Making adjustments to heating his kiln is giving Dennis Meiners pleasant surprises

These days, many things can be green — but pottery? Yes, that too — just ask Dennis Meiners.

Meiners, who moved to the South Burlingame neighborhood about 1 1/2 years ago, has been a ceramicist for more than 40 years — since, as he puts it with a laugh, the middle of the first Nixon administration.

“Oh, I just loved it from the start. It was kind of an accident; I had a roommate who was taking a ceramics class and he kept coming home with these really great things and I went down to the clay studio at the college where I was attending, and I said, ‘This looks like it’s for me,’ and it was love at first sight, I guess.”

Meiners’ body of work is as variegated as it is vast; “What I try to do is basically tell the story of the moment with each piece that I’m making — regardless of whether I’m making something that’s sculptural or something that would be utilitarian,” he said.

For example, “I made a couple of surveillance camera teapots,” Meiners said. “I’ve noticed that out in society, almost everywhere you go, there are surveillance cameras that are watching all of us all the time, so I thought it would be kind of a kick to make a surveillance camera out of clay and just put it up and see what people thought of it. That was a lot of fun.”

But without a doubt, Meiners’ latest pieces these last few years are the most unique of all — not because of their content, but rather the process by which they are made.

“I’ve been looking at ... the issue of climate change and carbon dioxide emissions ... a lot for at least the last 10 years or so, especially when I noticed that the predictions that were made in the ’80s about what would be happening with climate, and what the surface of the earth would be like, and those predictions were coming true, and started thinking about, ‘Well, it looks like human beings need to make some changes — big time, and right now — and there isn’t a whole lot I can do about what everybody else is doing; the only thing that I can change is what I do,’” he explained. “In order for me to make a ceramic object that is going to be doable over time, especially a utilitarian object, it needs to be impervious to water; I need to get it hot, I need to vitrify it in clay; I need to turn it into a kind of glass ... and I can use a variety of means to vitrify that clay and get it hot enough to become durable: I can use wood, which I have used, or I can use a form of gas, and I used propane for a long time, or I can use electricity.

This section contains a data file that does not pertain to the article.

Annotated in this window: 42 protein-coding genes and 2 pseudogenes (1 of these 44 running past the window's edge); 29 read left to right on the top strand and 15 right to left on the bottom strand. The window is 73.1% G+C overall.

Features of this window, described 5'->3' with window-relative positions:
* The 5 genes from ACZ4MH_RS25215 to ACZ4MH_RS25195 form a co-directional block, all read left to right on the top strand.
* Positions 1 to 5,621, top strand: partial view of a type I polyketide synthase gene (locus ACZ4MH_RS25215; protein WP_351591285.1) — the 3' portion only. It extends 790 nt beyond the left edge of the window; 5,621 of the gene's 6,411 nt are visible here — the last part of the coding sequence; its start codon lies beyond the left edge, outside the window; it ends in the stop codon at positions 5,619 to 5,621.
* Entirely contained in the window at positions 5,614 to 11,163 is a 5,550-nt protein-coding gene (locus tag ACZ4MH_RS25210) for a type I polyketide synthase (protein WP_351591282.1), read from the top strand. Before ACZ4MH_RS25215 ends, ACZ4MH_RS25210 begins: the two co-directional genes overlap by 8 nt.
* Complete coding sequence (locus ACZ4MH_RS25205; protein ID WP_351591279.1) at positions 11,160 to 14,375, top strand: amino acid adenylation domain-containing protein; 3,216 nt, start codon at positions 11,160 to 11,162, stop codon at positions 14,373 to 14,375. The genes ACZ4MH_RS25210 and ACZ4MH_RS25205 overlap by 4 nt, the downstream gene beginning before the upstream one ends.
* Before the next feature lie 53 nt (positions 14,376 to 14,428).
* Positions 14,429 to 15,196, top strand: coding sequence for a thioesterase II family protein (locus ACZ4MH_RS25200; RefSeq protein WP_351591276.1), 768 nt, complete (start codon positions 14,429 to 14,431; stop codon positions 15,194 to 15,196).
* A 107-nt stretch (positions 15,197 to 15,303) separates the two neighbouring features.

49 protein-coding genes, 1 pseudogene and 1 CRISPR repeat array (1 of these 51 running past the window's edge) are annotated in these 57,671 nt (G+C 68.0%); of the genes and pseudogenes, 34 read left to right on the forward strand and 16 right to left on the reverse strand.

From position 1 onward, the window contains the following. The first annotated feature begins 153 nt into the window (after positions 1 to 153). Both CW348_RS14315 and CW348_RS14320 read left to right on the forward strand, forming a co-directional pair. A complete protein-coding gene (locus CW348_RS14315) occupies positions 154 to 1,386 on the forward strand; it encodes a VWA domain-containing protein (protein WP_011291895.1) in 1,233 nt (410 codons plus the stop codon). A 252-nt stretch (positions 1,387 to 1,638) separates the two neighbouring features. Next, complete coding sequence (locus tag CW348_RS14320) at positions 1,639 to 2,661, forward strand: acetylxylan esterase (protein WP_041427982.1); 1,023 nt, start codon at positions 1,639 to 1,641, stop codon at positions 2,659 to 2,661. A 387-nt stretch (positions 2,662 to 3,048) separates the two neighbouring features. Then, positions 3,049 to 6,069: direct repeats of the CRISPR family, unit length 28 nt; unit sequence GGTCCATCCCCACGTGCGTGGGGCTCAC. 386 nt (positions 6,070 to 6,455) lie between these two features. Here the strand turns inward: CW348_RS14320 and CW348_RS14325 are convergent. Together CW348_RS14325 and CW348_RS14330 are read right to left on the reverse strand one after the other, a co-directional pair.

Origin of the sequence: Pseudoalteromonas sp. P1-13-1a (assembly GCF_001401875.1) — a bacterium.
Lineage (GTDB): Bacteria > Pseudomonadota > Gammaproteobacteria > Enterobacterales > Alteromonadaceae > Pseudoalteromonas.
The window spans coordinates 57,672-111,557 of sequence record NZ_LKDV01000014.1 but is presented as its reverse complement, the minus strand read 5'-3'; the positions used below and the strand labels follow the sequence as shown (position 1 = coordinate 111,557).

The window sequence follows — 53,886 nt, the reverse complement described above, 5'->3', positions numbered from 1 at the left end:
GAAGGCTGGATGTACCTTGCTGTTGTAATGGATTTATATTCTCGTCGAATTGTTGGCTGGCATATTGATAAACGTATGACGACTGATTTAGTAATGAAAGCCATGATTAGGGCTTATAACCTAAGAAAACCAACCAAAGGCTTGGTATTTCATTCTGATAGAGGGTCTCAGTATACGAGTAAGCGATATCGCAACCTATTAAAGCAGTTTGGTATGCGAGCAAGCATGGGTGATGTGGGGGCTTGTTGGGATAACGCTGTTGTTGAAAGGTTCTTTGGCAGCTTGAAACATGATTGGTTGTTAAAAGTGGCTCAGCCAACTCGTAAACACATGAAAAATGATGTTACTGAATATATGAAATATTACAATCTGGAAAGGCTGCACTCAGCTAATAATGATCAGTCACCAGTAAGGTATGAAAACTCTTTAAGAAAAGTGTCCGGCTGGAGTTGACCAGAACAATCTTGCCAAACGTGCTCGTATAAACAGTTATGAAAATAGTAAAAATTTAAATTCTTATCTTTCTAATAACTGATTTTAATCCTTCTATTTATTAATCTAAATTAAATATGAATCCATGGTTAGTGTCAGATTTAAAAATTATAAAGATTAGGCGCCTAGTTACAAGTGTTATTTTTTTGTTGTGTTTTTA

“When we moved to Portland,” Meiners said, “I decided that now is the time to make the move to using electricity rather than fuel.”

There have been some surprises along the way.

“When one fires with a fuel, in a kiln that’s somewhat larger than the electric kilns that I’m using, wood fires in what’s called reduction, and that means that for instance, the copper ... is in blazes, and when it’s reduced it will be purple or red or pink or something like that. When I fire with electricity, in oxidation rather than reduction, the copper molecule will be some form of green, so exactly the opposite,” Meiners said. “I’m enjoying the change, it’s taking more time to adjust to the change than I thought it would, but little by little, plugging along, surprise after surprise, I’m making the change, and really having a pretty good time with it at this point.”

Fellow Portlanders will have the opportunity to witness the end result of Meiners’ experiment in sustainable ceramics at the upcoming 32nd annual ceramic showcase of the Oregon Potters Association, of which Meiners is a founding member. His work can also be viewed online at the website he shares with his wife, .

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